We have before us two actions against the Commonwealth for damages allegedly caused by the reconstruction of a highway, which destroyed appellees' tobacco crops in 1951 as the result of the settlement of large quantities of dust thereon. Appellees by deed had theretofore conveyed to the Department of Highways a certain portion of their land for highway purposes. The two cases were submitted to a jury and it awarded damages.
On this appeal the only question presented is whether or not appellees have the right to maintain a suit of this nature. The basis of their claim is that the damage caused constituted the taking of their property within the meaning of Sections 13 and 242 of the Kentucky Constitution. Such a suit is maintainable under proper circumstances. Lehman v. Williams, 301 Ky. 729, 193 S.W.2d 161; Keck v. Hafley, Ky.1951, 237 S.W.2d 527. However, such a suit is not maintainable if the injury arises from a proper use of the public right-of-way dedicated, conveyed, or condemned for public purposes. See Breathitt County v. Hudson, 265 Ky. 21, 95 S.W.2d 1132.
It is contended on behalf of appellees that they are not estopped by their deed conveying a portion of the right-of-way because the situation is the same as if the Commonwealth had obtained its rights by way of condemnation. We will assume appellees are correct in this contention, but that does not solve our problem. Essentially the issue is whether or not the damage to appellees' property is of that consequential nature which would have been taken into consideration in fixing the reasonable market value of their land before and after the taking of the strip for highway purposes. If by virtue of the deeds, or as the result of a condemnation proceeding, the Commonwealth had acquired the right to inflict this type of injury as incidental to its right to use the land conveyed for highway purposes, then we do not have a new taking of appellee's property even though damage was suffered.
In our opinion the question narrows to whether or not the spreading of dust in the reconstruction of a highway constitutes a good faith exercise of the Commonwealth's right to put the land conveyed to its intended use.
While the use of land for highway purposes is primarily the movement of traffic thereover, obviously this use may not materialize unless some sort of highway is constructed. Construction and reconstruction are necessary incidents of proper use. A natural and reasonable consequence that may be anticipated from such activity is the creation of the condition which developed in these particular cases. The right to cause dust in the proper construction or reconstruction of a highway is one of the incidental rights the Commonwealth acquired with the land purchased. We can see no substantial difference, except possibly one of degree, between the causation of this condition by the passage of ordinary traffic on a highway and the movement of bulldozers properly used in its construction, reconstruction or repair. Surely appellees would not contend that their land was retaken every time a similar condition was created by the movement of vehicles on the finished highway.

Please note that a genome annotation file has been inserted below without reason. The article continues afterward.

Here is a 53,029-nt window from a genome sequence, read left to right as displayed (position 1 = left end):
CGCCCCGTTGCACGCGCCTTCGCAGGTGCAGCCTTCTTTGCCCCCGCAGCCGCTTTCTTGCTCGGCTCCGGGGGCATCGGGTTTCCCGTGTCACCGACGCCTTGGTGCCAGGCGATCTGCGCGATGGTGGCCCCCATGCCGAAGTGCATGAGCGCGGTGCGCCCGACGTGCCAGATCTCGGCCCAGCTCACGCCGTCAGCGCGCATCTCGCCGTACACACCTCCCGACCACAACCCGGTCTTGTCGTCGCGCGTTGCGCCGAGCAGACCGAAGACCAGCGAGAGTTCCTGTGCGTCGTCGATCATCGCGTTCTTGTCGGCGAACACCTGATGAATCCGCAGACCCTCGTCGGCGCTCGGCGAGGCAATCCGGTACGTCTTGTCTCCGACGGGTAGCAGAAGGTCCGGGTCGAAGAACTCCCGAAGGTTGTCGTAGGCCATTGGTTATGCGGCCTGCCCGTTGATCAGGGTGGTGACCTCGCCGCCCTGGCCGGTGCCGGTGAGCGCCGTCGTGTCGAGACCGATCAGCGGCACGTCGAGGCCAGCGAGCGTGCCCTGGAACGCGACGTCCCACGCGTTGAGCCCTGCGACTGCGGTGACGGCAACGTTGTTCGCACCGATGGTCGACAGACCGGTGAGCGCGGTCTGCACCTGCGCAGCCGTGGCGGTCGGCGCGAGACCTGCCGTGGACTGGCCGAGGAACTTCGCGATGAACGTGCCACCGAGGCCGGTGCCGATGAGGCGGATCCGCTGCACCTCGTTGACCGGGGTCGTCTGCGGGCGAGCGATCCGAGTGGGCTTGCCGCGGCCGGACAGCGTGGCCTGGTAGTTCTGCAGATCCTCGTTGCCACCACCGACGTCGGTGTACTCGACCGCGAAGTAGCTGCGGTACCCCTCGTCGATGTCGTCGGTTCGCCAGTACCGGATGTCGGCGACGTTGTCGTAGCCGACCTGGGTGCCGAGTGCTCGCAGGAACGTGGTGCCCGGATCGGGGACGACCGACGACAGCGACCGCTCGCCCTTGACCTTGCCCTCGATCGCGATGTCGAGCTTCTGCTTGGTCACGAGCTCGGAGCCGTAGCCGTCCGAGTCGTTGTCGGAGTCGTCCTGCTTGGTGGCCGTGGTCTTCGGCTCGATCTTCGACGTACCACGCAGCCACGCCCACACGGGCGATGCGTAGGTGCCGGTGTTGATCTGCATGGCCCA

Appellees contend, however, that the damage they have suffered could not be anticipated at the time the land was acquired for highway purposes. They argue with some force that this type of damage was speculative when the land was acquired and could not have been proven in a condemnation suit. However, with this we cannot agree. As pointed out in Breathitt County v. Hudson, 265 Ky. 21, 95 S.W.2d 1132, above cited, when property is appropriated for public use the compensation to which the landowner is entitled embraces consequential damage to his remaining land, including covering it with debris.
An item of damages for taking land for road purposes is the difference between the market value of the remaining land before and after the taking, including incidental damage. See Commonwealth v. Gilbert, Ky.1952, 253 S.W.2d 264. We cannot say that in estimating the difference between reasonable market value of the remaining land before and after the taking it would be improper to take into consideration the effect upon the remainder of the natural and probable results of construction and reconstruction work. Certainly the deposit of dust from normal and proper work upon a highway may be anticipated, similar to the dispersion of smoke and cinders from the operation of a railroad. The latter are proper elements of damage where railroad rights-of-way are condemned. See Chesapeake & O. Ry. Co. v. Blankenship, 158 Ky. 270, 164 S.W. 943.
It is our opinion that the damage caused to appellees was of a consequential nature incident to the prudent and proper exercise of the Commonwealth's right to use the property it acquired for highway purposes. It did not constitute a new taking of their property and consequently they should not have been permitted to recover compensation in these actions. See Oberst and Lewis, Claims Against the State of Kentucky -- Reverse Eminent Domain, 42 Kentucky Law Journal, (January, 1954) 163, 177.
The judgments are reversed for proceedings consistent with this opinion.